To stop climate change, Al Gore wants to spend a mere $90 trillion rebuilding all of the world’s cities so that everyone is living in such high-density neighborhoods that they don’t need cars. While a few curmudgeonly types might think that $90 trillion sounds like a lot of money, it really isn’t, say Gore and former Mexico president Filipe Calderon. After all, the world is probably going to spend the $90 trillion on something in the next few years anyway, so what’s wrong with spending it on this?
Gore wants to rebuild this dumb-growth city into. . .
Gore made the proposal at an economics conference in Davos, Switzerland attended by billionaires who fly in on private jets so they can tell other people they need to get used to consuming less. Of course, neither Gore nor the other millionaires and billionaires at the conference expect to be stuck living in a high-density apartment any time soon.
this smart-growth city (illustrations by Alain Bertaud).
The latest news from Hawai’i is that the Honululu Authority for Rapid Transportation (HART) lied to the city council when it told them the city’s rail project was $500 million to $700 million over budget. It turns out it’s really $910 million over budget. HART was just hoping to cover up $210 million of the deficit by quietly transferring bus money to the rail project.
Meanwhile, as fiscal conservative Larry Hogan is sworn in as governor of Maryland, rail advocates are doing a full-court press about how the state really needs to build the Purple Line, a light-rail line from the mighty city of New Carrollton (population: 12,000) to the
city census-defined place of Bethesda (population: 63,000), passing through the census-defined place of Silver Spring (population: 77,000) on the way. The trains are expected to trundle between these suburbs at the breath-taking speed of not-quite 15.5 miles per hour, somehow attracting 69,000 daily riders along the way.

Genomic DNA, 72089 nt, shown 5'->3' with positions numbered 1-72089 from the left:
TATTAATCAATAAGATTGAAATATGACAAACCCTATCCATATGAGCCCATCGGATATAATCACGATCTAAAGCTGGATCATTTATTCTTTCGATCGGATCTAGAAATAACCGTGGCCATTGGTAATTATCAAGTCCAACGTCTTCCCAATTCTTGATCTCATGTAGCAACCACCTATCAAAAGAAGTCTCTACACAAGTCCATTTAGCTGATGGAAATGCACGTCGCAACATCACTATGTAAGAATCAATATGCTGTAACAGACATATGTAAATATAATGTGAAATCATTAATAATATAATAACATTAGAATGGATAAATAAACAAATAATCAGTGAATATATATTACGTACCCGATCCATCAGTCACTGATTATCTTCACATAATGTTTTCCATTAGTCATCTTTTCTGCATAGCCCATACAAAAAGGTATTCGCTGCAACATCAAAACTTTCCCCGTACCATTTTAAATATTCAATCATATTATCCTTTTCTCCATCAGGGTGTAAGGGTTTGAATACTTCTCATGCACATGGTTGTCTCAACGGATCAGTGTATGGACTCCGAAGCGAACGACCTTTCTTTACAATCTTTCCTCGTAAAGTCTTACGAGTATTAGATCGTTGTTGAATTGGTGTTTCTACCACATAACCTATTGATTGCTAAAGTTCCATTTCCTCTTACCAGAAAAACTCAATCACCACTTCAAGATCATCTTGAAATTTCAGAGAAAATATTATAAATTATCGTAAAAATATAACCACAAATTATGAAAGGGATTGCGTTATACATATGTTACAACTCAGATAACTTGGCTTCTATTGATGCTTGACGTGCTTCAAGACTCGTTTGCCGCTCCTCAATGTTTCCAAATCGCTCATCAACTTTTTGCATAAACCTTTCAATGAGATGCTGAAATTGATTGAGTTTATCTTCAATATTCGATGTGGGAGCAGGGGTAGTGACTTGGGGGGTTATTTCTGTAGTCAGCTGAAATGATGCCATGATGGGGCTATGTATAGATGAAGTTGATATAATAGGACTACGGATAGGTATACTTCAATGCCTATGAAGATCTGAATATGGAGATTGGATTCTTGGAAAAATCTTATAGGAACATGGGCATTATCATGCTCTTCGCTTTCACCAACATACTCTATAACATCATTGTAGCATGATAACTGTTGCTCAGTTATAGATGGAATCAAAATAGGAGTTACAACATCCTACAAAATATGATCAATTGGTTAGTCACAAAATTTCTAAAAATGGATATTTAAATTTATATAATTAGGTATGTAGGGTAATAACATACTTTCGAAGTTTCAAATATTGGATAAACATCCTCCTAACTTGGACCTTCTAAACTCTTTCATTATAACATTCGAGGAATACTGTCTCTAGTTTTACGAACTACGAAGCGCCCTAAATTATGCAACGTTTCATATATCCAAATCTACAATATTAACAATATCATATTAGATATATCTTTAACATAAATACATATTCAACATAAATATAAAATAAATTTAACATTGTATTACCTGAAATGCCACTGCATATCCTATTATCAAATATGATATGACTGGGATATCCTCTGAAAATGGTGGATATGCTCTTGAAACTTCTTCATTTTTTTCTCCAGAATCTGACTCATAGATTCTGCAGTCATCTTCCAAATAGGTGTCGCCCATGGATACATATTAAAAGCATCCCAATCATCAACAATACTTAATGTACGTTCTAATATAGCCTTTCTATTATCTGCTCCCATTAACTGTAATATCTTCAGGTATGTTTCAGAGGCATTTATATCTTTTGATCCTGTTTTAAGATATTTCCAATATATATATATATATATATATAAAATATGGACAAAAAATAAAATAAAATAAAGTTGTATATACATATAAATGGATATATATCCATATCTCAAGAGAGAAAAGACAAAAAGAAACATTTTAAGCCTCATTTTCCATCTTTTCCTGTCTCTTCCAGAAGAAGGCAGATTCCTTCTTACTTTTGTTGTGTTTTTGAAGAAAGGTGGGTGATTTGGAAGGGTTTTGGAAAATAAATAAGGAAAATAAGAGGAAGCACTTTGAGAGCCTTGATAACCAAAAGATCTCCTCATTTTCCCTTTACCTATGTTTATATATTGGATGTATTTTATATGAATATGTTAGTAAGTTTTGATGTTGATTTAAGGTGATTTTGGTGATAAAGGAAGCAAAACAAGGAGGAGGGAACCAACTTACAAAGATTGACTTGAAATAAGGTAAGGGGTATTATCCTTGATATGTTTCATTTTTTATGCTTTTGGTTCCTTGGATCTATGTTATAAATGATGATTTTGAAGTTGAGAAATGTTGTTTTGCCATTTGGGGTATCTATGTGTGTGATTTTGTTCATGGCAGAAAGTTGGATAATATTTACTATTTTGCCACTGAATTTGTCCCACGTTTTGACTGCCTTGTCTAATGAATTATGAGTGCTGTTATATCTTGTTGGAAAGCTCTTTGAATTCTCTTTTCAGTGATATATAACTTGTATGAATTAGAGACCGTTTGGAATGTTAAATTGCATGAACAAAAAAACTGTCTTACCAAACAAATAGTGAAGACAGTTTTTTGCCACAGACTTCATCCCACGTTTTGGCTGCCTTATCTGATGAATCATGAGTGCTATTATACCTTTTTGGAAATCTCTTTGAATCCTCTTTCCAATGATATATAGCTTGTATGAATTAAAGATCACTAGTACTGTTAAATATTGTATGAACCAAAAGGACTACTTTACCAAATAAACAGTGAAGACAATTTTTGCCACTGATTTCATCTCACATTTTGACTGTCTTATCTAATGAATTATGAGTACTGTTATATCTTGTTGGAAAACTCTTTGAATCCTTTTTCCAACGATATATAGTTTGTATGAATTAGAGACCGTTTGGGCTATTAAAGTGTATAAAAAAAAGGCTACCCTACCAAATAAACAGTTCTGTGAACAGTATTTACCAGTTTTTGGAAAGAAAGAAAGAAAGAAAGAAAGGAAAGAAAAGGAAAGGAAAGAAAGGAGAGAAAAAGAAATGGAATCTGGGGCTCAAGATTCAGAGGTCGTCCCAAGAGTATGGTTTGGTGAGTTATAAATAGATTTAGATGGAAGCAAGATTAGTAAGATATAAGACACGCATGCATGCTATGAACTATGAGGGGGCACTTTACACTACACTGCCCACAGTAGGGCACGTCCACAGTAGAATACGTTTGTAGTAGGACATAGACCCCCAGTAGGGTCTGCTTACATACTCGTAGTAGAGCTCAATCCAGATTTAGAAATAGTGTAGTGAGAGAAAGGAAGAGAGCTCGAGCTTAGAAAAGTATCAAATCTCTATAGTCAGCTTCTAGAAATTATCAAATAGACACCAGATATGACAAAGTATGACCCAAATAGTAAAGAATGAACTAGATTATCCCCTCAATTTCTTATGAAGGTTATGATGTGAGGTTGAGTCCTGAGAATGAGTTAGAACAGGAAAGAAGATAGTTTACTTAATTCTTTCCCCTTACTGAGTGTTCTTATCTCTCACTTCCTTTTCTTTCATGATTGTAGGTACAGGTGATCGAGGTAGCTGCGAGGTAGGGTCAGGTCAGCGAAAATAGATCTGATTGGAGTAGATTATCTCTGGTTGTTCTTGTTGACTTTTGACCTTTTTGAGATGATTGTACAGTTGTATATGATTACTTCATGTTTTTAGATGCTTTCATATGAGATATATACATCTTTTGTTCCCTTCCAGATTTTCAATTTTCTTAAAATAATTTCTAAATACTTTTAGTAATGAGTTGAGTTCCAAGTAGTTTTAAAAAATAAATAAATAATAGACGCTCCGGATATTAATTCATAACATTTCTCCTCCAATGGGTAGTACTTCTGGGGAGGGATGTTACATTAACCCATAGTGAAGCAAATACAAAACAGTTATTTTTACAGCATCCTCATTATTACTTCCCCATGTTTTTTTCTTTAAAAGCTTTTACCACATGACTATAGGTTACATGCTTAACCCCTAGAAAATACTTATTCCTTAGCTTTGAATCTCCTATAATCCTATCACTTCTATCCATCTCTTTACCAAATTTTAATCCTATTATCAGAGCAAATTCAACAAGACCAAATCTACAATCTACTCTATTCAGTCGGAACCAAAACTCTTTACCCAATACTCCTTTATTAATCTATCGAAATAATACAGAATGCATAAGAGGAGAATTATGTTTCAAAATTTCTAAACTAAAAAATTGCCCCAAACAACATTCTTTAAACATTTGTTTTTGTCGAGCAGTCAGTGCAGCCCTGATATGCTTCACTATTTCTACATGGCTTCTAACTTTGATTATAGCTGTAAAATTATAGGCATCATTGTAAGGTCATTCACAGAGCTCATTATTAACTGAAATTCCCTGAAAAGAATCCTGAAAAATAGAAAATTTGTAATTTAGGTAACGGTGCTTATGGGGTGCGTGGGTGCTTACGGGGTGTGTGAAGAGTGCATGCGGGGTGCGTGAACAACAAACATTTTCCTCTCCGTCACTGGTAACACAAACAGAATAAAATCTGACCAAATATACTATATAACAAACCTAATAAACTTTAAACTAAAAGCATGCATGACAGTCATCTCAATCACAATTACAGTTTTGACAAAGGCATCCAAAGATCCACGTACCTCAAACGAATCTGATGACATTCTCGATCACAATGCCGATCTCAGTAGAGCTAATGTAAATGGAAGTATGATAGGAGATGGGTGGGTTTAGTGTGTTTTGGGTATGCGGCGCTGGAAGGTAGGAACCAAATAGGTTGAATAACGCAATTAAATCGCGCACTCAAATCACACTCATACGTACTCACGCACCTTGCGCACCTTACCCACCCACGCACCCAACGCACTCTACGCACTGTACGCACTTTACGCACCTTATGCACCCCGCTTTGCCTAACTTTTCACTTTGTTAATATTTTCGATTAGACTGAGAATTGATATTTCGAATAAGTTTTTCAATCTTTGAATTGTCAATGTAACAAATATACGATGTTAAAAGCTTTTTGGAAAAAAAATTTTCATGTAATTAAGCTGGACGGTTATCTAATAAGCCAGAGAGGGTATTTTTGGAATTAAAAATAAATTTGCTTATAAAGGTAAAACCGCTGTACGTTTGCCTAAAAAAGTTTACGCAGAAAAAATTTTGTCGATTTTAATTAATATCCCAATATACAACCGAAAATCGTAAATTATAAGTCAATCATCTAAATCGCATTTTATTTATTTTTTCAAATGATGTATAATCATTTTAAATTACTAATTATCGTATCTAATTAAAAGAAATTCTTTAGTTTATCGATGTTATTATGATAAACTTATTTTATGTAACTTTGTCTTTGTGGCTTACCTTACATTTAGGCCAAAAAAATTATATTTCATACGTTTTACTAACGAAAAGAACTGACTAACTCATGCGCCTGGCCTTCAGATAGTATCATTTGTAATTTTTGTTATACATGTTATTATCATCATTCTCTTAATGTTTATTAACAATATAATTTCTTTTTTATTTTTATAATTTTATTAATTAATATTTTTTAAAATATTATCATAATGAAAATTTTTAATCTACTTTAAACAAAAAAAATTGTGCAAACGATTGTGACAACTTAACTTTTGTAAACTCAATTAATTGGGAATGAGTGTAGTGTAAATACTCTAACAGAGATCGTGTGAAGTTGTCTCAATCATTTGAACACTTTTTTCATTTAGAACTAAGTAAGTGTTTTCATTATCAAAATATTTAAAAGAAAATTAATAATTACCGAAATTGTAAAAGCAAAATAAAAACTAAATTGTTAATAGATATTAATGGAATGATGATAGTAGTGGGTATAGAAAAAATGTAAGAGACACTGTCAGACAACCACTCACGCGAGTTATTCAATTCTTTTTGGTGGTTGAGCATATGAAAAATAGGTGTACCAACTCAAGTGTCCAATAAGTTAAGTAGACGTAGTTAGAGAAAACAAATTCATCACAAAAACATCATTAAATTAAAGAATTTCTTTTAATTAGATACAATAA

As shown earlier this week, the Maryland Department of Transportation has solid track record of overestimating light- and heavy-rail ridership by at least 100 percent. If it is built, the Purple Line is likely to be no exception. New Jersey’s Hudson-Bergen line, which serves neighborhoods whose population densities are four times greater than those along the Purple Line and regional centers with far more jobs than suburban DC, carried just 44,000 riders per weekday in 2012. The Purple Line is not likely to be less than that.
With Austin’s light-rail ballot measure going down in flames last November due to its high costs, rail transit advocates have conceded defeat, folded up their tents, and gone home. Ha, ha, just kidding; actually, now they are talking about subways.
Although someone prepared this map of an Austin subway system more as a joke than anything else, it has been used in news reports about proposals to build subways in the Texas capital.
“What do most major popular cities that continue to grow and be vibrant have in common?” asks Tom Meredith, former CEO of Dell Computer, which is headquartered in Austin. His answer? “Subways.”
Following up on yesterday’s list of cost overruns, today the Antiplanner looks at ridership overestimates. The sample of projects today is slightly different, as several of yesterday’s projects are excluded for a lack of data while several projects are added that were excluded yesterday because they involved reconstruction of existing rail lines.
The table below shows that early ridership estimates average about 70 percent greater than the actual ridership of the project. Estimates for projects completed in the 2000s were slightly worse than estimates for projects completed in the 1980s. Estimates for 2010s projects were better, but the sample size is small.